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Impacts on Us

What I learned about FERC

by Susan McSwain, Shipman, VA

For my entire life, I have believed that people working in various Federal agencies are basically decent people, drawn to their jobs by a desire to serve the public. I have also held that, although many go astray, other citizens are initially drawn to politics for the same reasons.

However, for the past 18 months, I have expended considerable time and energy in an effort to educate myself about the process whereby ordinary citizens can participate in FERC decisions on applications submitted by wealthy fossil fuel corporations. What I have learned has brutally challenged my faith and trust in some agencies of my government, and I have also acquired a cynicism about politics that I did not have before.

The FERC website itemizes 13 bullet points on what FERC does.  One bullet point reads, “Approves the siting and abandonment of interstate natural gas pipelines and storage facilities.” Note that it does not say that FERC “reviews” pipelines and storage facilities. The sentence reads that FERC “approves” these facilities! The system is set up so that applications cannot fail to be approved. So much for democracy!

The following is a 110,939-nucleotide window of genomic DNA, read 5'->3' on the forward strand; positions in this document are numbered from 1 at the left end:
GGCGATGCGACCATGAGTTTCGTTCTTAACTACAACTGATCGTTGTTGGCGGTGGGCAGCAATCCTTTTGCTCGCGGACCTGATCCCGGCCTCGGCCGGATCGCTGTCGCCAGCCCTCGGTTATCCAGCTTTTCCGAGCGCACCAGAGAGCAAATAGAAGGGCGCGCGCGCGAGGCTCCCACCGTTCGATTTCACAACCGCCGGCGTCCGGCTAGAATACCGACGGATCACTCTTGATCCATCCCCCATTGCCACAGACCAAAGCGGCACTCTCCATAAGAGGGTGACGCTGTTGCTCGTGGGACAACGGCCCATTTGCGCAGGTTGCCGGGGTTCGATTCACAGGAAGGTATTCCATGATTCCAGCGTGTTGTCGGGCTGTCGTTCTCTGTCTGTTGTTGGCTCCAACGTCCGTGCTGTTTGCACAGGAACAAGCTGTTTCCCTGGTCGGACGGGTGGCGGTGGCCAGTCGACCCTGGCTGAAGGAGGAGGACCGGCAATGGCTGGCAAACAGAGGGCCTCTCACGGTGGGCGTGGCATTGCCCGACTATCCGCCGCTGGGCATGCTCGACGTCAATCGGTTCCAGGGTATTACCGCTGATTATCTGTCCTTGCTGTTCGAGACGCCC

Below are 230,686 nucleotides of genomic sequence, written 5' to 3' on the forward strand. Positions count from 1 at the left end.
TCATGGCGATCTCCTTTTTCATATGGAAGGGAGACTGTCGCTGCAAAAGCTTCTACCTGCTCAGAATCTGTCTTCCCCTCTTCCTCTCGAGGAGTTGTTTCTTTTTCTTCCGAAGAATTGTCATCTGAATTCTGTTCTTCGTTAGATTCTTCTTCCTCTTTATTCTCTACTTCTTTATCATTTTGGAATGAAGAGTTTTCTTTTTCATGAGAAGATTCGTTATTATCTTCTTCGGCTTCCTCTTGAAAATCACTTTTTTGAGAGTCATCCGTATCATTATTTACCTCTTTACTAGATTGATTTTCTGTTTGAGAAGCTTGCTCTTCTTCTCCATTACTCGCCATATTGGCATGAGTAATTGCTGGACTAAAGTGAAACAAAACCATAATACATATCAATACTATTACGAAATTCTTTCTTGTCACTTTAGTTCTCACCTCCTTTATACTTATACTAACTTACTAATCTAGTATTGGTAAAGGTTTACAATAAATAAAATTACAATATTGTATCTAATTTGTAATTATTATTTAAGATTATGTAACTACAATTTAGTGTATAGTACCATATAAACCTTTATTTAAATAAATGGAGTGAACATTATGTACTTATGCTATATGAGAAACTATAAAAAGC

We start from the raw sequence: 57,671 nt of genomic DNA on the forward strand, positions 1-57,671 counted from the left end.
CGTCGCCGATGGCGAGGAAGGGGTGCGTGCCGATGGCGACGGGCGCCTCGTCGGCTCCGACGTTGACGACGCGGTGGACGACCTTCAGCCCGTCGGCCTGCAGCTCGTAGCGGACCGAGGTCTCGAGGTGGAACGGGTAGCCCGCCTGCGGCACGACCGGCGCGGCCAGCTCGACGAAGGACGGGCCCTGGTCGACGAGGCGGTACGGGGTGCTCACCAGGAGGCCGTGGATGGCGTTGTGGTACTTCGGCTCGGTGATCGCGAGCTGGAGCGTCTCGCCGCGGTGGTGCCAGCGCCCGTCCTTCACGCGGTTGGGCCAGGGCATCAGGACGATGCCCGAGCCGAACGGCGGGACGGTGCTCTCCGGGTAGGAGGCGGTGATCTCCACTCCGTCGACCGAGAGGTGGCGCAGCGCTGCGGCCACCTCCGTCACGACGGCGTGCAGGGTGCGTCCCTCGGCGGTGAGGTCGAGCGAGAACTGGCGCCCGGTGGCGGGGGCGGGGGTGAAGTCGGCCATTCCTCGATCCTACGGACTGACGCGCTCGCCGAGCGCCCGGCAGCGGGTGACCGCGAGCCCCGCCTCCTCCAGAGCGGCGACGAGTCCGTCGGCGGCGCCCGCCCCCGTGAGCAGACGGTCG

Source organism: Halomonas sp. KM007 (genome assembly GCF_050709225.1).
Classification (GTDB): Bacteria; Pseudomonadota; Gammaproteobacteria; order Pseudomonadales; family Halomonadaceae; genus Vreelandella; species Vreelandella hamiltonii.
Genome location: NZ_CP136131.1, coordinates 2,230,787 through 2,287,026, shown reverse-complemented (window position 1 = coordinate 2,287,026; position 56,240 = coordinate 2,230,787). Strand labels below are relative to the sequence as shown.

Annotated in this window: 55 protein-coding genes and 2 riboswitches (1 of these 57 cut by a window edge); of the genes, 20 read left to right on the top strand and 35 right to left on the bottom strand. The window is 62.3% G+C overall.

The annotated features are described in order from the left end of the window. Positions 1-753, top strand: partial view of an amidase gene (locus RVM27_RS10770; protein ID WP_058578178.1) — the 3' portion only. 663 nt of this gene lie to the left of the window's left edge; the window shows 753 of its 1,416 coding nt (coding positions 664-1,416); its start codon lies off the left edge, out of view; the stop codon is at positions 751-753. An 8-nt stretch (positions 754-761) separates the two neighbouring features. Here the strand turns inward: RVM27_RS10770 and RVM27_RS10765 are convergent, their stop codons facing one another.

FERC does not exist in a vacuum. Politicians created the framework under which FERC operates, so it is disingenuous for politicians to say they cannot do anything to fix FERC. To make things worse, many of us in the trenches in rural America feel that FERC employees have no regard for the environment. None whatsoever! Unfortunately, this had led to FERC becoming a 4-letter word with too many people around the country. Ordinary citizens face daunting hurdles at every step of the process when it comes to addressing the threats posed by ever increasing fossil fuel infrastructure to the basics of life – clean water and air. Our forests are fragmented by pipelines, animal and plant communities are put at risk, our health is assaulted by noise and air pollution, our property values are destroyed, and our property rights are violated. The entire premise on which FERC operates is outdated and must be totally overhauled to fit the emerging threat of catastrophic climate change.

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